Last week's "upfronts," the big five networks' announcements of what will grace their prime-time schedules for the 2013-14 season, included a fair number of solid prospects for repeat viewing, including the Rebel Wilson-led ABC comedy "Super Fun Night" and NBC's "Dracula" and "The Blacklist."
But the promising series pilots that the networks left on the table -- and the reasons why they passed on them -- speak volumes about why their programming model might be on the way out, and why the streaming services have an opportunity to completely change the game.
Take, for instance, "Super Clyde," a comedy about a fast-food employee played by Rupert Grint (Ron Weasley in the "Harry Potter" films) who decides to moonlight as a superhero. According to Entertainment Weekly, CBS passed on "Super Clyde" because it did not match tonally or thematically with anything else on its schedule. The network's programmers have proved masterful at aggregating similar shows together for maximum nightly viewer retention, and "Super Clyde" was the odd man out. This does not seem to matter much at the cable level, and it's completely immaterial at Netflix, Hulu Plus and Amazon Prime.
Similarly, CBS passed on a title that looked like a sure thing: "Beverly Hills Cop." In this television sequel, Brandon T. Jackson plays Axel Foley's son, who also fights big-money crime for the Beverly Hills Police Department. Eddie Murphy was an executive producer and was slated for several guest appearances, and Judge Reinhold was coming back to the force, but CBS reportedly considered the pilot "too retro." Does that argument hold any water at HBO ("Boardwalk Empire," "Game of Thrones") or AMC ("Mad Men")? Does it even matter at the streaming services?
The most personally appalling instance of a network blowing it was "Mulaney," a sitcom starring fast-rising stand-up comedian and "Saturday Night Live" writer John Mulaney. This was tipped to be one of the great sitcoms of the season and possibly, as EW noted, "The next 'Seinfeld.'" But NBC, which seems to run screaming from success at almost every opportunity, is trying to build some kind of "family sitcom" strategy. NBC seems to be trying to recreate the success they enjoyed under good king Brandon Tartikoff in the 1980s, but this is not a time for "Silver Spoons"/"Family Ties" simplicity. And have they paid attention to what Louis C.K. is doing at FX? The farther north you go on the cable listings, the more history is being made. "Mulaney" could have been part of that.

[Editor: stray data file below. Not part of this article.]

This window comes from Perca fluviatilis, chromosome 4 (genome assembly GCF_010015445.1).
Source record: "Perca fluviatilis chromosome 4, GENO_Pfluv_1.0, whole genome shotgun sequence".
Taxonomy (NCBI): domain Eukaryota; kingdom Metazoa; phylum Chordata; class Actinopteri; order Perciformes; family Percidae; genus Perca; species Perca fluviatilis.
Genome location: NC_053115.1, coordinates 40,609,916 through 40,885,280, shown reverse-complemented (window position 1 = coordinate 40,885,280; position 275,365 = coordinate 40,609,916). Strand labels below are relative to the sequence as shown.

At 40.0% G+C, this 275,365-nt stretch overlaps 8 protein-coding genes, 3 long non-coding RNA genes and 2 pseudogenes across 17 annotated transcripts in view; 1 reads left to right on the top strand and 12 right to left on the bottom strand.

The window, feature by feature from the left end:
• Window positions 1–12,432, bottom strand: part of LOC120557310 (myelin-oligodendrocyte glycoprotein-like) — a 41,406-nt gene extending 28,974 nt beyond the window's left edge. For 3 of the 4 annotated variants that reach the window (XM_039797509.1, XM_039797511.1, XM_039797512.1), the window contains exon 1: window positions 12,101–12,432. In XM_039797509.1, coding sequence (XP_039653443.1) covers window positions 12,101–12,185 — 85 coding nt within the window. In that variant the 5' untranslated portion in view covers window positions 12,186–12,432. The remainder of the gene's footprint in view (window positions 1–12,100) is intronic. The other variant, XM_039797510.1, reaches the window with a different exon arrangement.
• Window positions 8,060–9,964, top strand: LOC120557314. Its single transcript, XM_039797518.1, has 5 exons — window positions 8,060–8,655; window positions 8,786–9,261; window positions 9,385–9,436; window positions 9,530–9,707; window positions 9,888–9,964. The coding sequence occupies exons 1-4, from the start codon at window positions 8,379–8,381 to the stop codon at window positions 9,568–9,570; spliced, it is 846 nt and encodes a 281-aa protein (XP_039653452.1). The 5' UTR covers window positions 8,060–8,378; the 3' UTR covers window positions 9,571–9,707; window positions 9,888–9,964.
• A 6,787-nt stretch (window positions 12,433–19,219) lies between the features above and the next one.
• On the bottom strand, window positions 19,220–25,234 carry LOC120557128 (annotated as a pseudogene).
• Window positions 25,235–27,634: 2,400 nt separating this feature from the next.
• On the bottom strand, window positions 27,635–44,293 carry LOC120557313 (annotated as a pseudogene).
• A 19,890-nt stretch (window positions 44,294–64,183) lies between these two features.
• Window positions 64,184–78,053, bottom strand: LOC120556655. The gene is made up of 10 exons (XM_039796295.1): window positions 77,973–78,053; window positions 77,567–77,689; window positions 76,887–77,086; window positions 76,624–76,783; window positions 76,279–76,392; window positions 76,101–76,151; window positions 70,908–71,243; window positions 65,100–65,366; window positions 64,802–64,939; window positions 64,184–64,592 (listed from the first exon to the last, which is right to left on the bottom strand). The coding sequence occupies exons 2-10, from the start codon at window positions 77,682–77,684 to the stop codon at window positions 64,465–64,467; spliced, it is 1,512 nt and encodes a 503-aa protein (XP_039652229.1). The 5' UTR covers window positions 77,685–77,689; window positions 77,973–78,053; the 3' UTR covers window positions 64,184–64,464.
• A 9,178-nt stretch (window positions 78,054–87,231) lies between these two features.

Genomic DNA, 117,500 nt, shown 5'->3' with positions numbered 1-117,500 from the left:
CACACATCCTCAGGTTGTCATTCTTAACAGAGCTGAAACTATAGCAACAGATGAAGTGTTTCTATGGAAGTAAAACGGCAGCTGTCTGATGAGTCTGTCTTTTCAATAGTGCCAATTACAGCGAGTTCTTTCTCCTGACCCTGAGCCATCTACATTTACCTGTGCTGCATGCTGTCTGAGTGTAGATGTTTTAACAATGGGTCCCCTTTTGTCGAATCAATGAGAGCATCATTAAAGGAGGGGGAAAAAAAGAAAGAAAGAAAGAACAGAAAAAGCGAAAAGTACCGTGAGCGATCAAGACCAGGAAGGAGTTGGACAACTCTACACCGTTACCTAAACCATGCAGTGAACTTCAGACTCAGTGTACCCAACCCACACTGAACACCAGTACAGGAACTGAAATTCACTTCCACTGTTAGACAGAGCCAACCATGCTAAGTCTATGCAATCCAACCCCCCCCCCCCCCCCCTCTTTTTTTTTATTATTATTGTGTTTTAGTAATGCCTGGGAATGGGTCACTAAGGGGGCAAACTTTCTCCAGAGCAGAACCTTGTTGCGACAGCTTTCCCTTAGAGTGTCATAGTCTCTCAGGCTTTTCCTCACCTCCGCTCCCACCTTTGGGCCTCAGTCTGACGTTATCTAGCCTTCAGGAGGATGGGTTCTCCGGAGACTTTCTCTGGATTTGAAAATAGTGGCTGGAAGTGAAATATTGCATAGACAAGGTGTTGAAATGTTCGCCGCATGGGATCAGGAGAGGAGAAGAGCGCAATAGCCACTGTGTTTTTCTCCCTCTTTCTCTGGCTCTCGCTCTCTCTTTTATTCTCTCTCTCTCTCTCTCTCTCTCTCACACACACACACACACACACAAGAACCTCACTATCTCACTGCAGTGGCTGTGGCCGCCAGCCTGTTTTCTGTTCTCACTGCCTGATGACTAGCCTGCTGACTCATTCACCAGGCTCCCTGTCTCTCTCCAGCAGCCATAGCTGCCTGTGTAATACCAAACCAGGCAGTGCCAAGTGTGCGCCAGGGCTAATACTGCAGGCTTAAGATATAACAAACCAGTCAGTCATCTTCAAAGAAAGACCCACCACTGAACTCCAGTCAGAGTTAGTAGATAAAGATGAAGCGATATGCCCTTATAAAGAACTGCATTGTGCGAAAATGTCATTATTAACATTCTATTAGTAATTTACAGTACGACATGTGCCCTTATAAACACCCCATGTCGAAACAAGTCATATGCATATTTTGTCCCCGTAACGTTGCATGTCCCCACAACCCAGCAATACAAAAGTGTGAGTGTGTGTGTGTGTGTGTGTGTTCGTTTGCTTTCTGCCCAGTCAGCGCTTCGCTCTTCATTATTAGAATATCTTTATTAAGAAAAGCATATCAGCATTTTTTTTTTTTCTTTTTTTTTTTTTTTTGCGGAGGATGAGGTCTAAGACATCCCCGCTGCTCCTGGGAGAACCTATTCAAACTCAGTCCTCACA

Sunday, Netflix will begin what could be a teachable moment about the dangers of the networks moving too far into the middle on their programming strategies. "Arrested Development," a series that was deeply beloved by its small-but-faithful audience over the course of three seasons but was handled so dismissively by Fox that the network scheduled the series finale up against the opening of the 2006 Winter Olympic Games, debuts its belated fourth season on Netflix. All 15 episodes land at once on Sunday, all ready for consumption at individual paces or rabid binge viewing.
Netflix and its streaming ilk do not worry about a series being just like everything else on its schedule. These services are looking for things that will get people excited and pull eyeballs toward their streaming hubs, while the networks seem to be basing their programming around pre-DVR, pre-Internet models. Netflix might not reveal how many people watch the fourth season of "Arrested Development" and, based on the service's behavior following the release of "House of Cards" and "Hemlock Grove," it probably will keep actual numbers close to the vest. My guess is that Netflix is about to find out that there's always money in the banana stand.
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